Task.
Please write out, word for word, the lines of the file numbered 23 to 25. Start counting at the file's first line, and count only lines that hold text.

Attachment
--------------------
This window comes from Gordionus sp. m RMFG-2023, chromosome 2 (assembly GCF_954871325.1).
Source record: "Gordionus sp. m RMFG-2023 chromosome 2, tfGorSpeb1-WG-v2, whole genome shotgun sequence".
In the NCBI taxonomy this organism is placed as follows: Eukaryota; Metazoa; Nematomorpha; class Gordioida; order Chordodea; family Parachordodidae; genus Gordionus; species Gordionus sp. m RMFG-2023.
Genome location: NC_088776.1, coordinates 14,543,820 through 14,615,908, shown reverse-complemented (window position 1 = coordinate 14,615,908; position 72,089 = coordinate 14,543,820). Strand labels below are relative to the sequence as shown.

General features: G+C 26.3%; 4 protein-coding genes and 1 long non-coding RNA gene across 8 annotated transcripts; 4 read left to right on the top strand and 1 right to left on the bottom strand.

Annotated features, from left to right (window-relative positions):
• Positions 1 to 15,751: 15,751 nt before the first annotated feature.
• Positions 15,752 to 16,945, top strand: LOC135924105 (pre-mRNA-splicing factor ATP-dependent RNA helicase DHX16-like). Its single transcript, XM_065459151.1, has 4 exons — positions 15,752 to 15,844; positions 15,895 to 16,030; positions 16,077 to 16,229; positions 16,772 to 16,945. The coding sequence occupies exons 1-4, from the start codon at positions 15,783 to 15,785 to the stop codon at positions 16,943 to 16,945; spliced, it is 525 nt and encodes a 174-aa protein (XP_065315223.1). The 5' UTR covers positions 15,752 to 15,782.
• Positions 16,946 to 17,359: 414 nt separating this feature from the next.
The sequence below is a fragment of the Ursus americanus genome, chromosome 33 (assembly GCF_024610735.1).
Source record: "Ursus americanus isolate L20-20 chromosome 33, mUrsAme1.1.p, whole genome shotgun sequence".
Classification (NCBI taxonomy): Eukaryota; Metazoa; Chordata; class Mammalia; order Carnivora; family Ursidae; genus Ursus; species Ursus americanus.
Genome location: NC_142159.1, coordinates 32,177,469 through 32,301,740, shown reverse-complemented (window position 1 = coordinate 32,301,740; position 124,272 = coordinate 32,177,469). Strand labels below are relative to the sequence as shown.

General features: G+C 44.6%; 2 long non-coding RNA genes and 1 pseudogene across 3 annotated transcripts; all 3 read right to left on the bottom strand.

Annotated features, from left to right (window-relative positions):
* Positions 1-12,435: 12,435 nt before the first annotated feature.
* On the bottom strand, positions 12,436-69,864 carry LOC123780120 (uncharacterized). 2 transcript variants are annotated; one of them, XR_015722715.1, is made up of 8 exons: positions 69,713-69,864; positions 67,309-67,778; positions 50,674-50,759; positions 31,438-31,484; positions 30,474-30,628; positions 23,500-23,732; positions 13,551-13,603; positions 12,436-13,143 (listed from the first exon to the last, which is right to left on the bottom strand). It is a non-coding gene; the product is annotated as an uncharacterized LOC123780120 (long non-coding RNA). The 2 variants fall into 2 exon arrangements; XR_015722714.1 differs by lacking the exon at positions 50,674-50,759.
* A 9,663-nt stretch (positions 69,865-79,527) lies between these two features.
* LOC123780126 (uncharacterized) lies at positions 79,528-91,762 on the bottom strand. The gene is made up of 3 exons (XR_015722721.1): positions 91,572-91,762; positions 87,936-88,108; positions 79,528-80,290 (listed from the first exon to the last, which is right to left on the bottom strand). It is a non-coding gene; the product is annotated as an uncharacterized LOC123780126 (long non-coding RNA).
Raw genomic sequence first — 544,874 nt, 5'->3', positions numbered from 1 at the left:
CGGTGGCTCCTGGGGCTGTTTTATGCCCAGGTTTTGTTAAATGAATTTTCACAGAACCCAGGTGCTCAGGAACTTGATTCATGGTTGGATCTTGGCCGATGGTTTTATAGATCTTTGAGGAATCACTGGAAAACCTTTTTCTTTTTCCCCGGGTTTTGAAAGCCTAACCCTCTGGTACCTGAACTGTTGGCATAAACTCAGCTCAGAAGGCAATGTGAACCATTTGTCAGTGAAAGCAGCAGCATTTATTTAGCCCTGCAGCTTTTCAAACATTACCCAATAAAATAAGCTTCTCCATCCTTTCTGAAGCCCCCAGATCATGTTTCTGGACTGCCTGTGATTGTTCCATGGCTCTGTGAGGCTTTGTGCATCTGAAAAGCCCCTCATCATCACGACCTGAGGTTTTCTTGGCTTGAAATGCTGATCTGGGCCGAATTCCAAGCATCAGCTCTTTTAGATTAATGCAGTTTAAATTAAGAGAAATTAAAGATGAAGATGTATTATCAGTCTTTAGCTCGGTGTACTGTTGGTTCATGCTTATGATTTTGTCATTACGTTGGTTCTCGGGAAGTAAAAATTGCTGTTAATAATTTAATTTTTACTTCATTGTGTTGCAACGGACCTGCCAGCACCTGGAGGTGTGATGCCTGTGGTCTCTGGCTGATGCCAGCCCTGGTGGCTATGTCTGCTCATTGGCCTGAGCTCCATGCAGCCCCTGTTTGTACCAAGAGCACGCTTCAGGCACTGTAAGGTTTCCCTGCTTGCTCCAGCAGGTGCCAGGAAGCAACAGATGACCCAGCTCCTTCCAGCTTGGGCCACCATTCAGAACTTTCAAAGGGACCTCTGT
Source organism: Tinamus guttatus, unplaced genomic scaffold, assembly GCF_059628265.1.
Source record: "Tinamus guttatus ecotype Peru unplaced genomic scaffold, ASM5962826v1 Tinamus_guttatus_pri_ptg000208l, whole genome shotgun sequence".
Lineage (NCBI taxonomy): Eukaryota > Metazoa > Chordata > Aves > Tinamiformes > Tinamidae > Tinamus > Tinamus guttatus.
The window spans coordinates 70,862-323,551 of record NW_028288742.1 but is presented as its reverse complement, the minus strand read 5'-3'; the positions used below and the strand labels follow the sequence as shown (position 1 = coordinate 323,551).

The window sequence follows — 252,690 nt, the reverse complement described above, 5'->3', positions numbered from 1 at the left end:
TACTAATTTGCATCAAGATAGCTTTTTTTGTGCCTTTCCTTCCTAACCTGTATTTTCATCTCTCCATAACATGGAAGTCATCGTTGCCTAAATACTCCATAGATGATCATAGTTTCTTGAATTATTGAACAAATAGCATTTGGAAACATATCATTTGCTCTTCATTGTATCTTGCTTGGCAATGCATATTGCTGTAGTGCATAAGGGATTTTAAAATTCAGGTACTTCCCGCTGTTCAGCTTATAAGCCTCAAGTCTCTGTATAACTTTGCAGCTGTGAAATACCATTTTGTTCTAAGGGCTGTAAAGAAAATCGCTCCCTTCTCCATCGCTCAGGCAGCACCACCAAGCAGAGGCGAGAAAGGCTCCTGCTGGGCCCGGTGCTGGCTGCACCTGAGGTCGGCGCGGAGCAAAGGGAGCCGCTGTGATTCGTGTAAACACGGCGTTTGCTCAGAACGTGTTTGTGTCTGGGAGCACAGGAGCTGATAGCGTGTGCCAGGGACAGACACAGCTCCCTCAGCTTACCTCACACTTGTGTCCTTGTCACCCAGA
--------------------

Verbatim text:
Source record: "Tinamus guttatus ecotype Peru unplaced genomic scaffold, ASM5962826v1 Tinamus_guttatus_pri_ptg000208l, whole genome shotgun sequence".
Lineage (NCBI taxonomy): Eukaryota > Metazoa > Chordata > Aves > Tinamiformes > Tinamidae > Tinamus > Tinamus guttatus.
The window spans coordinates 70,862-323,551 of record NW_028288742.1 but is presented as its reverse complement, the minus strand read 5'-3'; the positions used below and the strand labels follow the sequence as shown (position 1 = coordinate 323,551).